Why it matters

Consumer awareness is essential to changing consumer behaviour. Generally, the public do not associate the use of salt with high blood pressure and stroke, unlike the common understanding of the link between sugar and diabetes. Consumers are also often not aware of the major sources of sodium in their diet because the high sodium levels in some foods are mostly hidden. Raising awareness of the health impact of high salt consumption and the major sources of sodium in diets will influence consumer behaviour and increase demand for lower-salt food products – a key objective of a sustainable reduction in salt consumption.

What needs to be done

Strategic health education and communication for diet has been identified as a “best buy” because of its demonstrated cost-effectiveness (1). Successful education and communication strategies can lead to changes in social norms related to salt in foods, increased demand for healthier and lower-salt products and, subsequently, improvements in overall health for individuals and communities. The development of communication strategies to influence behaviour should be informed by research, strategically planned to ensure maximum impact, and should include education, social marketing and the use of innovative platforms such as mobile telephones to deliver the messages.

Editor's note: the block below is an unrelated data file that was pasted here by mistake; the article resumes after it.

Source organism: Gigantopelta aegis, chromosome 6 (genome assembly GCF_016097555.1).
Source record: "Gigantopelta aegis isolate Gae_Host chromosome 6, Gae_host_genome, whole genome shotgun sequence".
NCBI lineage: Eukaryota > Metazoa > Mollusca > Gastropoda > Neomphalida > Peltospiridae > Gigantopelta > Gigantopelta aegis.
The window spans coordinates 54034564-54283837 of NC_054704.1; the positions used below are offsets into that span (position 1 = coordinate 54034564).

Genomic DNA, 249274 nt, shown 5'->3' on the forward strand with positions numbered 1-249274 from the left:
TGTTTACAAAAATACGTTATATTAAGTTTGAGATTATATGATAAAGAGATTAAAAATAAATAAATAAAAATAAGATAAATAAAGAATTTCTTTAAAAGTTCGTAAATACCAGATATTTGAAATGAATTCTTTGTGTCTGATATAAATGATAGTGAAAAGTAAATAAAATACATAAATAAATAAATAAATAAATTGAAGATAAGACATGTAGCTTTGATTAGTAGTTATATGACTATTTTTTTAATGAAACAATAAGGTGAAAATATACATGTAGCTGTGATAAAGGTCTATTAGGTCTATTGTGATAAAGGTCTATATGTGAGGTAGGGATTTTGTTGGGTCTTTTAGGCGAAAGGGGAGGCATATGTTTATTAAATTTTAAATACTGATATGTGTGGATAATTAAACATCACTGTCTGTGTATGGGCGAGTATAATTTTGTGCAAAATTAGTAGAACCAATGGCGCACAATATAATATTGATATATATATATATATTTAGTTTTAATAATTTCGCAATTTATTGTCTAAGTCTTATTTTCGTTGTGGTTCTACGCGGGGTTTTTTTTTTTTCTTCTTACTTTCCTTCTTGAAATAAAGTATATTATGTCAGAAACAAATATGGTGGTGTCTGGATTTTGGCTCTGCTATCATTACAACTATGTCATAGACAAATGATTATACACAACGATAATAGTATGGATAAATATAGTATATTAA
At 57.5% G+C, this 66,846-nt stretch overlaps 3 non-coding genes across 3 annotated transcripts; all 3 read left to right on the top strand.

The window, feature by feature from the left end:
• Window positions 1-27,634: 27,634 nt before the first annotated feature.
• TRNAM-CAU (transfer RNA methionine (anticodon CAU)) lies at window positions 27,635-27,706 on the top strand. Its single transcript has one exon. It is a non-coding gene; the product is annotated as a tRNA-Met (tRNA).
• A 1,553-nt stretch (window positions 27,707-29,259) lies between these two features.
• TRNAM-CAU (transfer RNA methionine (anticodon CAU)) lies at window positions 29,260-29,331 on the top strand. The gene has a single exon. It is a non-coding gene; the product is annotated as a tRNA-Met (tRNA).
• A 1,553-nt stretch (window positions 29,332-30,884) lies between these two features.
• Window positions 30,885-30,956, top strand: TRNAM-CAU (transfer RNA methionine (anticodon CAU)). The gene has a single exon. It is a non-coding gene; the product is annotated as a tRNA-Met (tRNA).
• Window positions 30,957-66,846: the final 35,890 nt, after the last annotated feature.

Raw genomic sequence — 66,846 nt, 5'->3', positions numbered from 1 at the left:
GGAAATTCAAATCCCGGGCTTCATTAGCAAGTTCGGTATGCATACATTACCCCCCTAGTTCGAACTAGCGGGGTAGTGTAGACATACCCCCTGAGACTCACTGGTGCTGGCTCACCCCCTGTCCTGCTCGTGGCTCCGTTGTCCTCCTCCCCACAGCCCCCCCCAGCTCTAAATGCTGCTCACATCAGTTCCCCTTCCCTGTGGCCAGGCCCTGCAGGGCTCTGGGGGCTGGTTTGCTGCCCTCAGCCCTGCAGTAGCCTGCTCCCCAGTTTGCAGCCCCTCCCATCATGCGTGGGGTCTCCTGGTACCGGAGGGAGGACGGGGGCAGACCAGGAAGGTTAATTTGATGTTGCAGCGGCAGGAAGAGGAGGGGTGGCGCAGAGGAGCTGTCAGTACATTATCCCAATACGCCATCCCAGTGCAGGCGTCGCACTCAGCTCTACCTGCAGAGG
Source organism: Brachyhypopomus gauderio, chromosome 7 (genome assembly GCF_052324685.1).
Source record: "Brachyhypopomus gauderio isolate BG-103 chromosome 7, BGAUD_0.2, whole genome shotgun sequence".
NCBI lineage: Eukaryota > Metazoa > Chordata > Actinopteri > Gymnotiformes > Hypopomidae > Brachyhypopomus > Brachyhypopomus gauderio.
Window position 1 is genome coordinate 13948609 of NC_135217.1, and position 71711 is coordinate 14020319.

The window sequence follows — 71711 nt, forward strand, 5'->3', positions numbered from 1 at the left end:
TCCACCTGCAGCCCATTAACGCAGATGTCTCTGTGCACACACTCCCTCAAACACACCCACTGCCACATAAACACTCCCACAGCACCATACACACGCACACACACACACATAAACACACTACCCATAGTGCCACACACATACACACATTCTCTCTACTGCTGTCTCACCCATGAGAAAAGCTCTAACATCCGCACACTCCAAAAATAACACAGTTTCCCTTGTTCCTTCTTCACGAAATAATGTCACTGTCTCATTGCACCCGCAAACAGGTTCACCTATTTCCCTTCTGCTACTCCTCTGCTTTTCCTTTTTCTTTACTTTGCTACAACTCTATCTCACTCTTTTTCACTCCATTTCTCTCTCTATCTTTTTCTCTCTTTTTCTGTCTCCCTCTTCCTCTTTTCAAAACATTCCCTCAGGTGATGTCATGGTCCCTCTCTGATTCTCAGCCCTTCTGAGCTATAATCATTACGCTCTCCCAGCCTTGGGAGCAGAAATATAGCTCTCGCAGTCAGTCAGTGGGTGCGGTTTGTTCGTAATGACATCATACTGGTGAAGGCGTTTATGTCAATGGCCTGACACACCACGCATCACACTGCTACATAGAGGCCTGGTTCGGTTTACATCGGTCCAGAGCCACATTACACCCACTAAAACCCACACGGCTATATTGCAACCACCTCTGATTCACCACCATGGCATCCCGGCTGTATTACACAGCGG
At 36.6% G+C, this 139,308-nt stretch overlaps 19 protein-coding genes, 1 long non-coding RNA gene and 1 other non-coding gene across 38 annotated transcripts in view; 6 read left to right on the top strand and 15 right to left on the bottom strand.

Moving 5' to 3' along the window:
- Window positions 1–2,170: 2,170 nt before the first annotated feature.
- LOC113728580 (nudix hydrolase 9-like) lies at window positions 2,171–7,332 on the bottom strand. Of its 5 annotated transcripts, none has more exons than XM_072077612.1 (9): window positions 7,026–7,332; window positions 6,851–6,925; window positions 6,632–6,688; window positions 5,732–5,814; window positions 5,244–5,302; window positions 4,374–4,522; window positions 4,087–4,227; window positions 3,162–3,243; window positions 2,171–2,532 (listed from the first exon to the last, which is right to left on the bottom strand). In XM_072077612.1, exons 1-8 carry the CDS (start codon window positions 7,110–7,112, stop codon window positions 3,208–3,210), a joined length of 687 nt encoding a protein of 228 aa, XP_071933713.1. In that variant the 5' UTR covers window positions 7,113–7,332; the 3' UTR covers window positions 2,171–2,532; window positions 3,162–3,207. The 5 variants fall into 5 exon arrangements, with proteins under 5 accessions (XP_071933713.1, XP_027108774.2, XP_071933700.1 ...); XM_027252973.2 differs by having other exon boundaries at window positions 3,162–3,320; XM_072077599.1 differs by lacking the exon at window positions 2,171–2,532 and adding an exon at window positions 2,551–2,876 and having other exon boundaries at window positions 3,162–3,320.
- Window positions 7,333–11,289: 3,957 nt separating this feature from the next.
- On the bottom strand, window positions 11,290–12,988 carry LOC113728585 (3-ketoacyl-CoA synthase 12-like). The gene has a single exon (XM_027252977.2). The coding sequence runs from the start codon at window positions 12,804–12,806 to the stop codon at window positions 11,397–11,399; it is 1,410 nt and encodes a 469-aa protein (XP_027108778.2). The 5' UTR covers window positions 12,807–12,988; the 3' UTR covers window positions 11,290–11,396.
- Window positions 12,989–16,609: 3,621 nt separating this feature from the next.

Once again, SHAKE is able to help by providing an evidence base of effective education and communication strategies and designs which can be used as models for countries to create their own. The examples vary hugely in size and scope, from a campaign for 95 million people in China to small-scale targeted campaigns run by NGOs. Thus the SHAKE package can support the needs of any country. SHAKE also provides advice and working examples of how governments can collaborate with stakeholders – including the food industry and other partners who can influence the broader food environment – in order to maximize the impact of a campaign.

1. From burden to “best buys”: reducing the economic impact of NCDs in low- and middleincome countries. Geneva: World Health Organization; 2011.